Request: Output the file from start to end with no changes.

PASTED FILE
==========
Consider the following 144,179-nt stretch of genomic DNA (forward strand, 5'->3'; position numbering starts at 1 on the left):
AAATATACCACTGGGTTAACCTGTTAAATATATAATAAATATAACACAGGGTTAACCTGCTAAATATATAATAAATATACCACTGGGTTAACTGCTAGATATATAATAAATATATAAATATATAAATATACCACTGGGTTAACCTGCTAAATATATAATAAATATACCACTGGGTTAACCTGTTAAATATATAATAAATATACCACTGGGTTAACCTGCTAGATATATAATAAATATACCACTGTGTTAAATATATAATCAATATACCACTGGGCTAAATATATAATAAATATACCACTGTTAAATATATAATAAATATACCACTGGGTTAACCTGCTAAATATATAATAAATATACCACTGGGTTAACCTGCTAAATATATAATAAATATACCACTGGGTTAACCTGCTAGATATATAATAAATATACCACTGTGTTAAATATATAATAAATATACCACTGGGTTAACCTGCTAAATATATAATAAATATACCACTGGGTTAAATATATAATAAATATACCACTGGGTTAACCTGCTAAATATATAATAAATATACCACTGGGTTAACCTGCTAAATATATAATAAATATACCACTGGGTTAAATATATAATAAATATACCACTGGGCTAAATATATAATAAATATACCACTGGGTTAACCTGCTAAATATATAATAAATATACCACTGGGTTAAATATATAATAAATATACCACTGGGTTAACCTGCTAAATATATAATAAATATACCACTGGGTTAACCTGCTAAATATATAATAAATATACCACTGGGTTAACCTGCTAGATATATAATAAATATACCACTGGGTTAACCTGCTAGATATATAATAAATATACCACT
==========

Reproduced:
Consider the following 144,179-nt stretch of genomic DNA (forward strand, 5'->3'; position numbering starts at 1 on the left):
AAATATACCACTGGGTTAACCTGTTAAATATATAATAAATATAACACAGGGTTAACCTGCTAAATATATAATAAATATACCACTGGGTTAACTGCTAGATATATAATAAATATATAAATATATAAATATACCACTGGGTTAACCTGCTAAATATATAATAAATATACCACTGGGTTAACCTGTTAAATATATAATAAATATACCACTGGGTTAACCTGCTAGATATATAATAAATATACCACTGTGTTAAATATATAATCAATATACCACTGGGCTAAATATATAATAAATATACCACTGTTAAATATATAATAAATATACCACTGGGTTAACCTGCTAAATATATAATAAATATACCACTGGGTTAACCTGCTAAATATATAATAAATATACCACTGGGTTAACCTGCTAGATATATAATAAATATACCACTGTGTTAAATATATAATAAATATACCACTGGGTTAACCTGCTAAATATATAATAAATATACCACTGGGTTAAATATATAATAAATATACCACTGGGTTAACCTGCTAAATATATAATAAATATACCACTGGGTTAACCTGCTAAATATATAATAAATATACCACTGGGTTAAATATATAATAAATATACCACTGGGCTAAATATATAATAAATATACCACTGGGTTAACCTGCTAAATATATAATAAATATACCACTGGGTTAAATATATAATAAATATACCACTGGGTTAACCTGCTAAATATATAATAAATATACCACTGGGTTAACCTGCTAAATATATAATAAATATACCACTGGGTTAACCTGCTAGATATATAATAAATATACCACTGGGTTAACCTGCTAGATATATAATAAATATACCACT